Use and distribution of this article is subject to our terms and conditions
whereby bowlingball.com's information and copyright must be included.

Bowling Concentration


Bowling is a mental and a physical game. Learning how to concentrate on your game during competition and making good decisions when adjustments are needed is a process successful players master.

Performing well when under pressure is key to bowling well and winning. Since there are many reasons why bowlers experience the pressure to perform to a high standard, there are many who fail to do so.

Succumbing to pressure is largely due to an inability to remain focused on key elements of the game. Understanding what causes lapses in concentration can help your bowling performances.

Concentration in bowling is defined as close mental attention to your game. Improving powers of concentration means to apply exclusive attention to one task and enact the mental application to accomplish the task.

Simply, identify key components of your game to monitor along with the challenges the lane conditions present during competition.

Let’s understand something right now - if you are bowling about three hours of competition in league play, it is extremely difficult to keep your mind focused on your bowling and avoid any and all distractions for the entire three hours on the lanes.

However, you can develop the routine of shutting down interaction with fellow players and competitors prior to taking your turn on the lanes. Reserve some personal time a minute or two before your next turn to focus on your making the next shot count.

Losing focus on the game because of distractions stemming from too much interaction with other bowlers can be detrimental to your success.

Since we have only so much energy to dedicate to any athletic endeavor, it makes sense to conserve the energy for when it is needed. Preparation for your next shot requires focusing on what it will take to make a good delivery, and nothing else.

Most coaches recommend not to scoreboard watch, but rather to think about your next delivery and on the challenges the lane conditions present. Since you cannot do anything about frame scores previously recorded, it makes sense to zoom in on making a good shot your next turn.

Since the key to bowling well is manage your physical game and lane conditions during competition, reducing the number of things you think about between frames and between games enables you to concentrate on the important tasks at hand.

Key on perhaps one or two critical components of your physical game. Monitor these components when stepping onto the approach and while walking to the foul line. Isolate thoughts to your bowling ball delivery process while keeping your eyes firmly engaged with your sighting target.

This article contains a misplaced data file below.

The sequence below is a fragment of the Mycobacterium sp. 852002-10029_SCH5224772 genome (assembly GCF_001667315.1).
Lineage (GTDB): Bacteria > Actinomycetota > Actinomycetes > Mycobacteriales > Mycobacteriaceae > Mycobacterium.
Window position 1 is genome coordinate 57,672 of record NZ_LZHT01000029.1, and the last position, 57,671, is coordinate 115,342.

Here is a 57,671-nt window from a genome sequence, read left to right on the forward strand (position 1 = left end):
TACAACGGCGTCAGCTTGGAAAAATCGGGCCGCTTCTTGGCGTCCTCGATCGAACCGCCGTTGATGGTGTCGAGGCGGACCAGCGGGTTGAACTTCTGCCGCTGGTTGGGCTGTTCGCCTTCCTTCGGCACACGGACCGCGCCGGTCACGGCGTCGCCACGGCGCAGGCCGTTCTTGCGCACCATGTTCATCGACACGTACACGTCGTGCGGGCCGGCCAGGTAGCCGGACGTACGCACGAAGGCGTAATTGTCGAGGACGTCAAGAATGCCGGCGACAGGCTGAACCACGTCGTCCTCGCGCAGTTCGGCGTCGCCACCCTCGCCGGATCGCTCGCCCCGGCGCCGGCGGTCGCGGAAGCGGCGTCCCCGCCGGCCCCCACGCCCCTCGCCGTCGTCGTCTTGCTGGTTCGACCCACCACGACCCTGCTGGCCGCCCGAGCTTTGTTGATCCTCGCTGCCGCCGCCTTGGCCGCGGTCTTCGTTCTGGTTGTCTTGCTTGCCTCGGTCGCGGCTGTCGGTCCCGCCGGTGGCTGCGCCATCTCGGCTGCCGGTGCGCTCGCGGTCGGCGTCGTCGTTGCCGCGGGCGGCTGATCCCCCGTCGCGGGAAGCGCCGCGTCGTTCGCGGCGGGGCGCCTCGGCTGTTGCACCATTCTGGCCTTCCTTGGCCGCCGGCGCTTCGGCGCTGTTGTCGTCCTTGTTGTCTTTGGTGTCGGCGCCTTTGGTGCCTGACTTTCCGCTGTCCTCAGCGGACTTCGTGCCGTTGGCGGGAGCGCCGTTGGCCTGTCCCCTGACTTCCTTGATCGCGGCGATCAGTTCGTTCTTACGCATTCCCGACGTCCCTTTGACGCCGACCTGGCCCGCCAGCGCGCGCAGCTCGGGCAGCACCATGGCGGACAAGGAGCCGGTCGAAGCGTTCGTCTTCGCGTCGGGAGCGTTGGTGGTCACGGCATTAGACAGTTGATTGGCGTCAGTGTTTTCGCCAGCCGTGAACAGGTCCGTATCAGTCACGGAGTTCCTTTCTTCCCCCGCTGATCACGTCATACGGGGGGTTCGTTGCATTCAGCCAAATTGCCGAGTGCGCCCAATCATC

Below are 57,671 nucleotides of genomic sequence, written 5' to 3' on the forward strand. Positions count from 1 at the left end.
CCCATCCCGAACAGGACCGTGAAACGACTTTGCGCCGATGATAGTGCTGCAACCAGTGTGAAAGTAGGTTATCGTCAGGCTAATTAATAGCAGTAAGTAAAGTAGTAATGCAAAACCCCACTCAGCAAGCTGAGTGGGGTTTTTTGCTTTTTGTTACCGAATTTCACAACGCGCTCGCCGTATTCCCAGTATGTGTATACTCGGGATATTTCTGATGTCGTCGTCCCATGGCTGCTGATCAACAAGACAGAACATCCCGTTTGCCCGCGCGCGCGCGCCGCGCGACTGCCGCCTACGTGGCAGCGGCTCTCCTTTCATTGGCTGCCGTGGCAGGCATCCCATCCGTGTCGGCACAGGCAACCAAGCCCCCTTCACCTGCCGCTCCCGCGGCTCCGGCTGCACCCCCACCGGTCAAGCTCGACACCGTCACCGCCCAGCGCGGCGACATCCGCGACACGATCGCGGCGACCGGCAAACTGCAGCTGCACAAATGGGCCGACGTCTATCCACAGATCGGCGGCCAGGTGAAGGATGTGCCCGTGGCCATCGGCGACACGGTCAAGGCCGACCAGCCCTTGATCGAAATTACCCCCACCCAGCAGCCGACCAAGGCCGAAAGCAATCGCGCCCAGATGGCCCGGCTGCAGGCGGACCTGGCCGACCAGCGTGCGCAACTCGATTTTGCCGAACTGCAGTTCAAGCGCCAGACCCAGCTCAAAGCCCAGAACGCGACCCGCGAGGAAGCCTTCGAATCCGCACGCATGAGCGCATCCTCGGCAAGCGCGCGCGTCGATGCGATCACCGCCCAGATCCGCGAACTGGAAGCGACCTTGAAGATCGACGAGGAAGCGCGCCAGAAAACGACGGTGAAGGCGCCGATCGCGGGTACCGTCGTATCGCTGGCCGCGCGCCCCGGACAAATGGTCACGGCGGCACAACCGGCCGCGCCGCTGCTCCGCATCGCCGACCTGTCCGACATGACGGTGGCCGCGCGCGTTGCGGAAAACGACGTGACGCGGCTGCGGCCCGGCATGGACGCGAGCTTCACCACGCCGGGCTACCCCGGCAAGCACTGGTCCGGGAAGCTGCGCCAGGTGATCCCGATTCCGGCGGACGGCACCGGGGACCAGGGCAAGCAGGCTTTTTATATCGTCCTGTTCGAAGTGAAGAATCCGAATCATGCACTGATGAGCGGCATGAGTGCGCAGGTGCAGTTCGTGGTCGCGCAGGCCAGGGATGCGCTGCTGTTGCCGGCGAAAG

Find the couple of keys you rely on and focus on these keys with a fierce commitment to execute your shot the best you can.

Cluttering your mind with too many physical game thoughts will only lead to confusion or the inability to repeat good deliveries. Think instead of making one good delivery at a time and then move on to what it will take to make one good delivery your next turn.

Monitoring the challenges beyond the foul line is another essential ingredient in bowling concentration. Making good lane adjustments as needed is certainly an important part of the game.

One trick to making good adjustments during competition is to watch your ball reaction extremely carefully until your ball contacts the pins and leaves the pin deck. Watch the pin action as well and exactly where the ball contacted the pins in relation to the pocket.

React to what you see and what you feel after each delivery. Trust your assessment of each shot and prepare for the next.


You must train your mind as well as your body. The training grounds are your practice sessions. On the practice lane is where you can improve your personal powers of concentration.

During practice sessions, bowl with awareness. The entire process of targeting on the lane requires as much focus and concentration as does monitoring your physical game.

By developing the habit of total concentration on lane play and on your physical game during practice and carrying it over to competition will improve the quality of your shot making.

The building blocks to winning are developed from a positive attitude, your ability to concentrate, and from good habits formed in practice.







 



Security Verified Seal





    follow us on Twitter